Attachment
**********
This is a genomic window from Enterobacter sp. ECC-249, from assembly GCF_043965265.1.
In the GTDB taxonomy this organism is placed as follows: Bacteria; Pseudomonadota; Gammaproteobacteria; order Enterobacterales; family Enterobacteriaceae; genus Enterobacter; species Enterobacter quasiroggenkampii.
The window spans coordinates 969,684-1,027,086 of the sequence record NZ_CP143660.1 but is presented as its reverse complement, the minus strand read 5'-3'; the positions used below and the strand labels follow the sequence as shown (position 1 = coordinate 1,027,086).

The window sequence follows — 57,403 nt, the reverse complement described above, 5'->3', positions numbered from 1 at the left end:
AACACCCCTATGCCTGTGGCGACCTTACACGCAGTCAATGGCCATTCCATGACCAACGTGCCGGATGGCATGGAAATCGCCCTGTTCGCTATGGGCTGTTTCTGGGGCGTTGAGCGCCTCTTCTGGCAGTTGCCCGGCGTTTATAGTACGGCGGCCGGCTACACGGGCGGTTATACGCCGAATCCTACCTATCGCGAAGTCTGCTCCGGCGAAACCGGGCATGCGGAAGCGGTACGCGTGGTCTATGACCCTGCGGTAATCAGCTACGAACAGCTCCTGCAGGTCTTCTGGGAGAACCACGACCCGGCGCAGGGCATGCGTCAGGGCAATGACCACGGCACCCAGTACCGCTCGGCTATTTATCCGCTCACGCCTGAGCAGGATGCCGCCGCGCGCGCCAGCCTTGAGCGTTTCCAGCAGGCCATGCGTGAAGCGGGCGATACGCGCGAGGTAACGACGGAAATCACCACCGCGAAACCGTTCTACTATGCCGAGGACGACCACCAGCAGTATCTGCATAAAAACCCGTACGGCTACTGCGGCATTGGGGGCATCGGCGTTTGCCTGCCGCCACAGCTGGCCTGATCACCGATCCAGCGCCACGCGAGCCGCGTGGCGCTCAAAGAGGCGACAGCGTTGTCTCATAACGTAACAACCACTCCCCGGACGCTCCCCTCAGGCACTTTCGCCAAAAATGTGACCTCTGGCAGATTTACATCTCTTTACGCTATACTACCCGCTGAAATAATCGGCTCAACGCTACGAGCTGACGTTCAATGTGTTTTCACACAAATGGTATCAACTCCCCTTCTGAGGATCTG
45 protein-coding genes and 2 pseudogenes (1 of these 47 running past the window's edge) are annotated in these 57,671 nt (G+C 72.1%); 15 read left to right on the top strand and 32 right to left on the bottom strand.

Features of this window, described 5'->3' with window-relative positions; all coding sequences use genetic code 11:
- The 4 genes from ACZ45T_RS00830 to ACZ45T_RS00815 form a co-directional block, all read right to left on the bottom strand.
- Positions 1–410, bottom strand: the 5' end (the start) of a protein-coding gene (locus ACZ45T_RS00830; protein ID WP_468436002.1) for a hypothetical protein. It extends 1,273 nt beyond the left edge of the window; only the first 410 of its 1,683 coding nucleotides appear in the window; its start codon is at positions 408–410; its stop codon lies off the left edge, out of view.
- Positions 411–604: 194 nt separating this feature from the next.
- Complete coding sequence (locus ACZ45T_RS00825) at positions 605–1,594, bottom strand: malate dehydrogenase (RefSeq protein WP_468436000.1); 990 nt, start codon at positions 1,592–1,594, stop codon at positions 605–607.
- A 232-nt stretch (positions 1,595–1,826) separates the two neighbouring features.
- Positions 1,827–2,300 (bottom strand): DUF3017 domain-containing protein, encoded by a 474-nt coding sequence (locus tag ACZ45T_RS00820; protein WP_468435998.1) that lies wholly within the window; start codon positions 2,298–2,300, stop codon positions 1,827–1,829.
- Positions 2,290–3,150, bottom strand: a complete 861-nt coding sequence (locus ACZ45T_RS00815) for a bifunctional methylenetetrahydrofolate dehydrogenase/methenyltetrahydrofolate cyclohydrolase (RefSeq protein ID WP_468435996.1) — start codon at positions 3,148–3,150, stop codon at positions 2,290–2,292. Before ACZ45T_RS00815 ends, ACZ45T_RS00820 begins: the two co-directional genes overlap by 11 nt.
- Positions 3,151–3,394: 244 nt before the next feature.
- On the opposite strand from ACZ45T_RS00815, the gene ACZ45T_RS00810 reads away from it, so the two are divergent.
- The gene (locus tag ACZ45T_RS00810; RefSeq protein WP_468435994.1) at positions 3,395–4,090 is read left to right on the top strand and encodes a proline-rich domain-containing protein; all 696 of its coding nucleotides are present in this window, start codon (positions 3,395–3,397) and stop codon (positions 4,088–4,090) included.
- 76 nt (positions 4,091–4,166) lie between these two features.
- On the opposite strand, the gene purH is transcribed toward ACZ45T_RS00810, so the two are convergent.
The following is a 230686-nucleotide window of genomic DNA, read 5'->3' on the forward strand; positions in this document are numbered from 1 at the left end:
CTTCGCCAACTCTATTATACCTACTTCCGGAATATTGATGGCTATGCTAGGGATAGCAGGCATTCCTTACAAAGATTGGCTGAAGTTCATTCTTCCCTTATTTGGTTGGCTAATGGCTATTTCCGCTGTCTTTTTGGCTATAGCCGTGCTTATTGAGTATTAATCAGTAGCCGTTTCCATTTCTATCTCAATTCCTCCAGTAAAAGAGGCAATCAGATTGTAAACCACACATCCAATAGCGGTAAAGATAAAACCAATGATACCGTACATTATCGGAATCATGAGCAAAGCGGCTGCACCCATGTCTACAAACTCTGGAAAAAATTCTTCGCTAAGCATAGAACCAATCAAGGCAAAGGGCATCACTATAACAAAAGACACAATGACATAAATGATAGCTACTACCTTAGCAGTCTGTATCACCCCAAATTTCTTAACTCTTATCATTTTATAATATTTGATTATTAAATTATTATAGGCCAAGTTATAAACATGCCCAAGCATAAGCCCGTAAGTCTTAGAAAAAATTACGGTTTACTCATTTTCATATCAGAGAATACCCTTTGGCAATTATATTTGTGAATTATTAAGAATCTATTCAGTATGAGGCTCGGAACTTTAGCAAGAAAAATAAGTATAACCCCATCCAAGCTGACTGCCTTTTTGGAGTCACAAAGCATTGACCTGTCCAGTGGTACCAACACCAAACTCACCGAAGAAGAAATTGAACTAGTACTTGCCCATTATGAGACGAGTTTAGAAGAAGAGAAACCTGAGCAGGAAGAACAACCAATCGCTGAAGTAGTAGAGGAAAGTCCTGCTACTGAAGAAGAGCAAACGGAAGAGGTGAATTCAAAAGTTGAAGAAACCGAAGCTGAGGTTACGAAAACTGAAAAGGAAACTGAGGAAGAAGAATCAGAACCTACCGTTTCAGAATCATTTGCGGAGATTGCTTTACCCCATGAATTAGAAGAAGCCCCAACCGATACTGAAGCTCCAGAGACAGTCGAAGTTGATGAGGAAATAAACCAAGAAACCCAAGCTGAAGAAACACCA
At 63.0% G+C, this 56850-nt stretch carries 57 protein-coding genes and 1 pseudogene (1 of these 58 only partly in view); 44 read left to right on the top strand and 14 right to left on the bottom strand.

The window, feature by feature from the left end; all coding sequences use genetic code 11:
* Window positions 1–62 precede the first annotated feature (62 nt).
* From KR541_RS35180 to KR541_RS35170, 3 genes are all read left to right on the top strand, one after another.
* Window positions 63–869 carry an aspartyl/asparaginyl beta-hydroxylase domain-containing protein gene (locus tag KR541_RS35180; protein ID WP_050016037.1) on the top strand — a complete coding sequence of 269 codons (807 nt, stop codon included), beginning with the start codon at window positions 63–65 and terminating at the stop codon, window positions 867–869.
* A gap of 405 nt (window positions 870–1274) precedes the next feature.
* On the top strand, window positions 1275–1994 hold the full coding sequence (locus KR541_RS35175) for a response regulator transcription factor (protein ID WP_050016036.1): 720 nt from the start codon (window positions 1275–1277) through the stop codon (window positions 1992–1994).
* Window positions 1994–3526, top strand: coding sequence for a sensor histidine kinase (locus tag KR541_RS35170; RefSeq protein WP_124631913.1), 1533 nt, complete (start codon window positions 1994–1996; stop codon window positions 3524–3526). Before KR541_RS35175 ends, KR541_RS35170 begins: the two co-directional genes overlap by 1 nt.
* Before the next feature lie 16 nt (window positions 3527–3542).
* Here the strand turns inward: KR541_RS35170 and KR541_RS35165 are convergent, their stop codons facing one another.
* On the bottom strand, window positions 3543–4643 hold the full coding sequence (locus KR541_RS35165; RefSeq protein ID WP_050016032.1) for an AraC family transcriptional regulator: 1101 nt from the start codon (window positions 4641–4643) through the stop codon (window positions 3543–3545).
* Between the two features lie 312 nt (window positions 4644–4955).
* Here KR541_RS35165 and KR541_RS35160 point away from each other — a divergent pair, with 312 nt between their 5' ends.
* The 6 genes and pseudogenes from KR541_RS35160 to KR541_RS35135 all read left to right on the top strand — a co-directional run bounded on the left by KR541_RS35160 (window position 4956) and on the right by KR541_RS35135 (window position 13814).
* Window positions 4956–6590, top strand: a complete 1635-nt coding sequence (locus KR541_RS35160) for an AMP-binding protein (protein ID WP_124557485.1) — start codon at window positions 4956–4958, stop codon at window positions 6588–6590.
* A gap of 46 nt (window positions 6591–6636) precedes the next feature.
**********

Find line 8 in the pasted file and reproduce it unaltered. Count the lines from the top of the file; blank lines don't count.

- The 4 genes from ACZ45T_RS00830 to ACZ45T_RS00815 form a co-directional block, all read right to left on the bottom strand.